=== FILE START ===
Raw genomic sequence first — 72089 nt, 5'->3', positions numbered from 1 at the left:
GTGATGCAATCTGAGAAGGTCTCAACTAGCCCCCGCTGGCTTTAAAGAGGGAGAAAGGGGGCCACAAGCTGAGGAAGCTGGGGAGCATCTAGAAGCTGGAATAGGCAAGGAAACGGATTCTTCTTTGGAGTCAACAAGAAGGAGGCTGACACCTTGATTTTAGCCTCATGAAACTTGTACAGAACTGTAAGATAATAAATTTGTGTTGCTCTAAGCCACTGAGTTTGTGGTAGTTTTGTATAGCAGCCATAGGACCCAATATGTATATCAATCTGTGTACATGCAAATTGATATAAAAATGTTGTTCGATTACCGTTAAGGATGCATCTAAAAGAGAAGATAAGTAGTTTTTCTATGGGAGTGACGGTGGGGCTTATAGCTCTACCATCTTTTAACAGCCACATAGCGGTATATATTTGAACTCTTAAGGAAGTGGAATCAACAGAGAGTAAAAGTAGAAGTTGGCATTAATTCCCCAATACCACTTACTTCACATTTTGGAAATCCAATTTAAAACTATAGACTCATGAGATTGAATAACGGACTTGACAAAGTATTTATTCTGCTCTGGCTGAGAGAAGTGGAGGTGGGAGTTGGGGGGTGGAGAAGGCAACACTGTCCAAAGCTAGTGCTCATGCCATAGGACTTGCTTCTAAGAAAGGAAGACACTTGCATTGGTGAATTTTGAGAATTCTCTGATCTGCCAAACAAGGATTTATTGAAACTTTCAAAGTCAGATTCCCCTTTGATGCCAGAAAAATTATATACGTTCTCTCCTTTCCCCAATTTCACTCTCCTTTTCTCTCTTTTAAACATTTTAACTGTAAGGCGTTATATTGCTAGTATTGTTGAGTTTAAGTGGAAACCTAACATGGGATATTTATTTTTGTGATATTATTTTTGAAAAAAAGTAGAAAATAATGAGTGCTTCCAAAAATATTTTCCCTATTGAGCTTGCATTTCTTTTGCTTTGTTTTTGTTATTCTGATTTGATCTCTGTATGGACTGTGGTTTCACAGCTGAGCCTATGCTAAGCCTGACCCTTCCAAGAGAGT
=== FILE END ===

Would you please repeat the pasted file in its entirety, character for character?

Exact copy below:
Raw genomic sequence first — 72089 nt, 5'->3', positions numbered from 1 at the left:
GTGATGCAATCTGAGAAGGTCTCAACTAGCCCCCGCTGGCTTTAAAGAGGGAGAAAGGGGGCCACAAGCTGAGGAAGCTGGGGAGCATCTAGAAGCTGGAATAGGCAAGGAAACGGATTCTTCTTTGGAGTCAACAAGAAGGAGGCTGACACCTTGATTTTAGCCTCATGAAACTTGTACAGAACTGTAAGATAATAAATTTGTGTTGCTCTAAGCCACTGAGTTTGTGGTAGTTTTGTATAGCAGCCATAGGACCCAATATGTATATCAATCTGTGTACATGCAAATTGATATAAAAATGTTGTTCGATTACCGTTAAGGATGCATCTAAAAGAGAAGATAAGTAGTTTTTCTATGGGAGTGACGGTGGGGCTTATAGCTCTACCATCTTTTAACAGCCACATAGCGGTATATATTTGAACTCTTAAGGAAGTGGAATCAACAGAGAGTAAAAGTAGAAGTTGGCATTAATTCCCCAATACCACTTACTTCACATTTTGGAAATCCAATTTAAAACTATAGACTCATGAGATTGAATAACGGACTTGACAAAGTATTTATTCTGCTCTGGCTGAGAGAAGTGGAGGTGGGAGTTGGGGGGTGGAGAAGGCAACACTGTCCAAAGCTAGTGCTCATGCCATAGGACTTGCTTCTAAGAAAGGAAGACACTTGCATTGGTGAATTTTGAGAATTCTCTGATCTGCCAAACAAGGATTTATTGAAACTTTCAAAGTCAGATTCCCCTTTGATGCCAGAAAAATTATATACGTTCTCTCCTTTCCCCAATTTCACTCTCCTTTTCTCTCTTTTAAACATTTTAACTGTAAGGCGTTATATTGCTAGTATTGTTGAGTTTAAGTGGAAACCTAACATGGGATATTTATTTTTGTGATATTATTTTTGAAAAAAAGTAGAAAATAATGAGTGCTTCCAAAAATATTTTCCCTATTGAGCTTGCATTTCTTTTGCTTTGTTTTTGTTATTCTGATTTGATCTCTGTATGGACTGTGGTTTCACAGCTGAGCCTATGCTAAGCCTGACCCTTCCAAGAGAGT